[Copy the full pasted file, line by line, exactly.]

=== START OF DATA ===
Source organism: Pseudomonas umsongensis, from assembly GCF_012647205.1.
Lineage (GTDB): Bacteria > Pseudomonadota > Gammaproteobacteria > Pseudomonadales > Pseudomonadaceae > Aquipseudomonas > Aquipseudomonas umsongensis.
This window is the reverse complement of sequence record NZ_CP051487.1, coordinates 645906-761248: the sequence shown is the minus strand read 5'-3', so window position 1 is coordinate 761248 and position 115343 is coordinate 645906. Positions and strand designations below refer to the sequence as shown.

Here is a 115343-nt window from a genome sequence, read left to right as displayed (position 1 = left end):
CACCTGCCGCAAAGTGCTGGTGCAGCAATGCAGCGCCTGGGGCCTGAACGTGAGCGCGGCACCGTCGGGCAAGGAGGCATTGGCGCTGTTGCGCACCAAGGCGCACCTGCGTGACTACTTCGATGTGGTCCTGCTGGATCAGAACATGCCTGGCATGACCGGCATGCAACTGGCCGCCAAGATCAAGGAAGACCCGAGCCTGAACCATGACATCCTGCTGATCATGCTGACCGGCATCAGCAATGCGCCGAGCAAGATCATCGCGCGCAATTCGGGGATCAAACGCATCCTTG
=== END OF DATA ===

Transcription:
Source organism: Pseudomonas umsongensis, from assembly GCF_012647205.1.
Lineage (GTDB): Bacteria > Pseudomonadota > Gammaproteobacteria > Pseudomonadales > Pseudomonadaceae > Aquipseudomonas > Aquipseudomonas umsongensis.
This window is the reverse complement of sequence record NZ_CP051487.1, coordinates 645906-761248: the sequence shown is the minus strand read 5'-3', so window position 1 is coordinate 761248 and position 115343 is coordinate 645906. Positions and strand designations below refer to the sequence as shown.

Here is a 115343-nt window from a genome sequence, read left to right as displayed (position 1 = left end):
CACCTGCCGCAAAGTGCTGGTGCAGCAATGCAGCGCCTGGGGCCTGAACGTGAGCGCGGCACCGTCGGGCAAGGAGGCATTGGCGCTGTTGCGCACCAAGGCGCACCTGCGTGACTACTTCGATGTGGTCCTGCTGGATCAGAACATGCCTGGCATGACCGGCATGCAACTGGCCGCCAAGATCAAGGAAGACCCGAGCCTGAACCATGACATCCTGCTGATCATGCTGACCGGCATCAGCAATGCGCCGAGCAAGATCATCGCGCGCAATTCGGGGATCAAACGCATCCTTG